Montenegro’s president says a weekend parliamentary selection is likely to be crucial to the defense of the small Balkan state’s freedom in the face of renewed attempts by Serbia and Russia so that it will install nationalist and anti-Western allies
PODGORICA, Montenegro — Montenegro’s president utters a weekend parliamentary election will be décisif to the defense of the small Balkan state’s independence industry by storm rebuilt attempts by Serbia and Russia produced nationalist and anti-Western allies to power, his party said Wednesday.
President Milo Djukanovic alleged that “a media and political war is also being waged” against him and his Democratic Party of Socialists (DPS) before Sunday’s election in order to spend Montenegro “under the umbrella of Belgrade and Moscow” and prevent this kind of from joining the European Union, the party quoted him as texting.
Djukanoivic said the DPS won’t allow the “dark ideology of the middle age” to prevail in the election. He appears to be referring to the Serbian Orthodox Church in Montenegro, which has lcd a few protests against his government.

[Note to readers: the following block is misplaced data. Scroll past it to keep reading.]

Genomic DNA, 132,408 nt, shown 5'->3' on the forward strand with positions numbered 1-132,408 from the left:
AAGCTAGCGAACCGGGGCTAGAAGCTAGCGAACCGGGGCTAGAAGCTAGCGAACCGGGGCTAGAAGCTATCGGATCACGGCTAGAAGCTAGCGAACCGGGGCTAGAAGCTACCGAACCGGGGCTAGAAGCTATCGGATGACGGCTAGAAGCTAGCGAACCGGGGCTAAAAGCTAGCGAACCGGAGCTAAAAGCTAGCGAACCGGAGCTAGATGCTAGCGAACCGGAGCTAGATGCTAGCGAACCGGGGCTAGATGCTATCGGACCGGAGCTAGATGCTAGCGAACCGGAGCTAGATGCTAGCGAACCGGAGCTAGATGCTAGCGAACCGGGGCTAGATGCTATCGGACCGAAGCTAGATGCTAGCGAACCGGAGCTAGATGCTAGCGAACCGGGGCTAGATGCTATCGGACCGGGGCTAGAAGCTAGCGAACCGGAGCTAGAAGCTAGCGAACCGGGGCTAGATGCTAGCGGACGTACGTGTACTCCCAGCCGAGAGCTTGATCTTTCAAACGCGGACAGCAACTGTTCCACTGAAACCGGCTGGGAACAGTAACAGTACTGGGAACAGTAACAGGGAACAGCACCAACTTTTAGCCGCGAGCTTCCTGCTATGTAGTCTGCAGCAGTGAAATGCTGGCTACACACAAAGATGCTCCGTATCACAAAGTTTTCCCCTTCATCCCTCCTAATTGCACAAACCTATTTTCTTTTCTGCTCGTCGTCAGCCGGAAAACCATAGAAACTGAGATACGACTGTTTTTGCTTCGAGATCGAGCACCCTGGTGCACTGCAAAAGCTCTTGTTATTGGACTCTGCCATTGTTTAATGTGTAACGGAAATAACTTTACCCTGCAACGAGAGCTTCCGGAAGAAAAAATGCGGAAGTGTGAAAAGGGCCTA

Serbian President Aleksandar Vucic denied the accusations that Serbia, a close Russian ally, were interfering using the Montenegrin election through the media and the church.
A religious property law in Montenegro triggered months of anti-government protests by Serbs, who represent about 30% of the country’s inhabitants of 620, 000. They say the law will lead to most of the state impounding Serbian Orthodox Church property, which Montenegrin officials deny.
In the election, Montenegro’s ruling party is facing a headache ones pro-Serb group and another opposition alliance that have accused typically government and Djukanovic of widespread corruption during his 30 years equally prime minister and president.
Opinion polls suggest just that the DPS will win the biggest and most votes, but not enough to rul alone.
Djukanovic, who might be not up for reelection on Sunday, led Montenegro to independence from much wider Serbia. He also light emitting diode the country to NATO membership in the face of strong opposition from Russia, which considers Montenegro its traditional Slavic ally.
During the last parliamentary election in 2016, Montenegro thwarted an attempted coup which was orchestrated from Serbia by two Russian military intelligence officers. More than a dozen people, mostly Serbs, have been sentenced after the failed coup, including the two Russians who remain at large.
Both Russia and Serbia have repeatedly denied they were behind the alleged coup attempt.